Your procrastination can literally be making you sick!

Procrastination making you sick

Recent research has shown the procrastination can have significant impacts on not only your productivity, but also can cause major health issues.

A recent post in Psychology Today by Dr. Timothy Pychyl, Ph.D. (Carleton University, Canada) discusses how procrastination is a much more significant issue then as just a “thief of time”.

Based on research conducted for an upcoming book, “Procrastination, Health, and Well Being”, studies have found significant health impacts that result from procrastination.

..there is strong evidence that procrastination is related to illness through the direct effects of stress, as well as the indirect effects of fewer wellness behaviors (e.g.: less exercise or sleep, poor diet) as well as treatment delay.
— Dr. Timothy Pychyl, Ph.D

In research performed by Dr. Fuschia Sirois, Ph.D. (Sheffield University, UK) , her “procrastination-health model” demonstrated that higher procrastination levels were associated with greater incidence of Hypertension (“HT”) and Cardio-Vascular Disease (“CVD”) when compared to healthy individuals.

Most alarming was that this effect was found even after controlling for other known predictors of HT and CVD, such as age, sex, ethnicity, education level, and several major personality traits associated with these conditions.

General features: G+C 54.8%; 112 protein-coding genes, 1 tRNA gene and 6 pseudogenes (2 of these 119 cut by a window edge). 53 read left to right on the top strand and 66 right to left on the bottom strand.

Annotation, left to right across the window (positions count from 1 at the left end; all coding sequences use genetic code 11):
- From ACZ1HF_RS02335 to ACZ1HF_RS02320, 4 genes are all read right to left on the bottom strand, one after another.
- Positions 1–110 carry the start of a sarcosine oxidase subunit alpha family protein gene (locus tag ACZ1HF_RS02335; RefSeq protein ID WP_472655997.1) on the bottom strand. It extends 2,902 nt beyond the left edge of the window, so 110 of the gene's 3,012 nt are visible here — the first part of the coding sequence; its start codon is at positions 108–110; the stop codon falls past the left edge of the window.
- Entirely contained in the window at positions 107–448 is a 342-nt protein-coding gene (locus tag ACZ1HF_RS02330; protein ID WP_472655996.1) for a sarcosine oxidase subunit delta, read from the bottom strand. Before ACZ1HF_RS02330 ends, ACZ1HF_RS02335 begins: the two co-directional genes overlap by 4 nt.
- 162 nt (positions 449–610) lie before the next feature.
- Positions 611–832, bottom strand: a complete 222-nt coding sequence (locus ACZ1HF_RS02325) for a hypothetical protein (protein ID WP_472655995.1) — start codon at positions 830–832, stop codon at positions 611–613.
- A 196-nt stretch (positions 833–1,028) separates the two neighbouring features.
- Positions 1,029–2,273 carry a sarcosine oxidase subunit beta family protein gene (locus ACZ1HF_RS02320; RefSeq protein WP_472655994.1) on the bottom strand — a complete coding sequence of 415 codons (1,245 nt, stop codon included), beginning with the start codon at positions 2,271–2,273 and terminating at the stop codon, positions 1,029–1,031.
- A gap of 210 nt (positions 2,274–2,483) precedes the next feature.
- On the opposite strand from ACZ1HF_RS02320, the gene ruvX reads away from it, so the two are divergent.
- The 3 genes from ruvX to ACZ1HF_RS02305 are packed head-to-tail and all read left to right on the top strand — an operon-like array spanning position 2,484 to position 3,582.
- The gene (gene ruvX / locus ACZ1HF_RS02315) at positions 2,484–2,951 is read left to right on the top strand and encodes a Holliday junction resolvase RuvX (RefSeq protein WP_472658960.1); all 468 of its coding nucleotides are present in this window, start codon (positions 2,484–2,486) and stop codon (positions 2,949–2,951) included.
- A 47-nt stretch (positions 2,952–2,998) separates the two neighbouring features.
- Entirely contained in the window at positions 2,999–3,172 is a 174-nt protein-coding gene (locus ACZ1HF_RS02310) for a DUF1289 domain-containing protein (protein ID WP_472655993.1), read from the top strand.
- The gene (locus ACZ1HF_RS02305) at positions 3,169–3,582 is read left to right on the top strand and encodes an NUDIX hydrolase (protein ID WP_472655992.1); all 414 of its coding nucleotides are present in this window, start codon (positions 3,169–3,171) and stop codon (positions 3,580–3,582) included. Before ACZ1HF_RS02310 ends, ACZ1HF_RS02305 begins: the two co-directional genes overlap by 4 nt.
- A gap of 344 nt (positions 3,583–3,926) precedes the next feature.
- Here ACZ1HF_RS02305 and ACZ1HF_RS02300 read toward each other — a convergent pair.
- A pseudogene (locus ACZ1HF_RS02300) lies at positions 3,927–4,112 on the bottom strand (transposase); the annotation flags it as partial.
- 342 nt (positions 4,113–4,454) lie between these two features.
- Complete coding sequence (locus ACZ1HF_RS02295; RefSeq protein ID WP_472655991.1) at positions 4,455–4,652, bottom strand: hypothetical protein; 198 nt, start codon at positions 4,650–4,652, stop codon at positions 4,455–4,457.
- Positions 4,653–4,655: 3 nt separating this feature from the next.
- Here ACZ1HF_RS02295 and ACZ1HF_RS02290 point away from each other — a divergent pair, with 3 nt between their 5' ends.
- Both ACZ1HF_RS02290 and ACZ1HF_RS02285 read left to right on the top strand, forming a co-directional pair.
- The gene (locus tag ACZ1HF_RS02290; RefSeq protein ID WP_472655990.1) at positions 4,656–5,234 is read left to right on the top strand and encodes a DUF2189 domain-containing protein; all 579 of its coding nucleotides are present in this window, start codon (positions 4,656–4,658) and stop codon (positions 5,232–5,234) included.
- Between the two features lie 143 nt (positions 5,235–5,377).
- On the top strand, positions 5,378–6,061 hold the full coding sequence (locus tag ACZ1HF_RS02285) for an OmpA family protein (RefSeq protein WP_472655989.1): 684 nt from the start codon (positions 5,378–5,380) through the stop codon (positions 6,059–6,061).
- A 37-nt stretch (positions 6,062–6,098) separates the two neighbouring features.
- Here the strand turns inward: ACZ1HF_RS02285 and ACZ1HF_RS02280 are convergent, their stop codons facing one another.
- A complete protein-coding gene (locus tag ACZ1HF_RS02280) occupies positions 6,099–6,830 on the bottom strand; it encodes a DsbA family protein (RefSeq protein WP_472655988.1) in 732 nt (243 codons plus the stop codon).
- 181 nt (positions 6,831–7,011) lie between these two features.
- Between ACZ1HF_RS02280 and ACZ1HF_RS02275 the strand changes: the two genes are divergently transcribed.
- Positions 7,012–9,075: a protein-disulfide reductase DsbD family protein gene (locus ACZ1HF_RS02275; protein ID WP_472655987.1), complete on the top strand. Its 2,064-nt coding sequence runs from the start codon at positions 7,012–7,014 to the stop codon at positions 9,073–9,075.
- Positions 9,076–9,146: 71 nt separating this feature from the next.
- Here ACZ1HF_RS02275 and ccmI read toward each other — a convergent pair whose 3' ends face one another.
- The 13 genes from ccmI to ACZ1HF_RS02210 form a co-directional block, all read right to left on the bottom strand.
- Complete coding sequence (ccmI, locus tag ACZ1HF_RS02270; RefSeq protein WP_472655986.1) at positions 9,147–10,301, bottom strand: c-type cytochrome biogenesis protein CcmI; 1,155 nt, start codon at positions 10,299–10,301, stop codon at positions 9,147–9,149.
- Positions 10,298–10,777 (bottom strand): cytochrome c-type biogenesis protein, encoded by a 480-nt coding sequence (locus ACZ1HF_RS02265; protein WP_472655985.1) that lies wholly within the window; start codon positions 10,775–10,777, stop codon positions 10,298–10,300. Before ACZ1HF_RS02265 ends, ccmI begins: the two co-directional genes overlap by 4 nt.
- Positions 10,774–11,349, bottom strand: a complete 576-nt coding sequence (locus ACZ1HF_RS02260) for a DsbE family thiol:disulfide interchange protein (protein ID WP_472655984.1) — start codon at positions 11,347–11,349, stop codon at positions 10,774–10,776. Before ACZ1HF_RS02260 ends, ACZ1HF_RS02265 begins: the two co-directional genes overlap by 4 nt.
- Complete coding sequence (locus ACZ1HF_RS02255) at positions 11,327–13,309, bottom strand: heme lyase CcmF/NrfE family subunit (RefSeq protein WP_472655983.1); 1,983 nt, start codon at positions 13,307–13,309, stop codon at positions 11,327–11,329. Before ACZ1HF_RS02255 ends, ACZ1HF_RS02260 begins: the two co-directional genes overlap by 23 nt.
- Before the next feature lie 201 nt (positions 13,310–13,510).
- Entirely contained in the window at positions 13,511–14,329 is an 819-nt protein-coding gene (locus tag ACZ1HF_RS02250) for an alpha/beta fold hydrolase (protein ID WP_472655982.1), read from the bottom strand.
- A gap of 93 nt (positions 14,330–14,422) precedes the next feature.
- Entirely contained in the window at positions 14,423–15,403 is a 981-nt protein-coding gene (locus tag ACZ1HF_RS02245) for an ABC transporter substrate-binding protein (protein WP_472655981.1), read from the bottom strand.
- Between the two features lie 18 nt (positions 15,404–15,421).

While acknowledging the limitations of this single study, Dr. Sirois highlights the importance of this to anyone with cardiovascular problems:

. . . the current findings provide suggestive evidence for the importance of identifying individuals with HT/CVD who chronically procrastinate for interventions to address the self-critical and avoidant coping styles that may contribute to further health risks.
— Dr. Fuschia Sirois, Ph.D.

The bottom line here is that procrastination impacts more than “soft issues” such as personal productivity, happiness, success, and achievement.

It also has a strong association with significant, physical ailments, including HT/CVD, and is especially a risk for anyone with these conditions.

Bottom line is that your procrastination can be making you sick!

Although Dr. Pycyl’s book is not yet out (it's scheduled for mid-2016),he has another great book on strategies for dealing with procrastination that you may want to look at:


He also runs the Procrastination Research Group, which is a website that focuses on procrastination issues, articles, and resources, so feel free to check it out as well.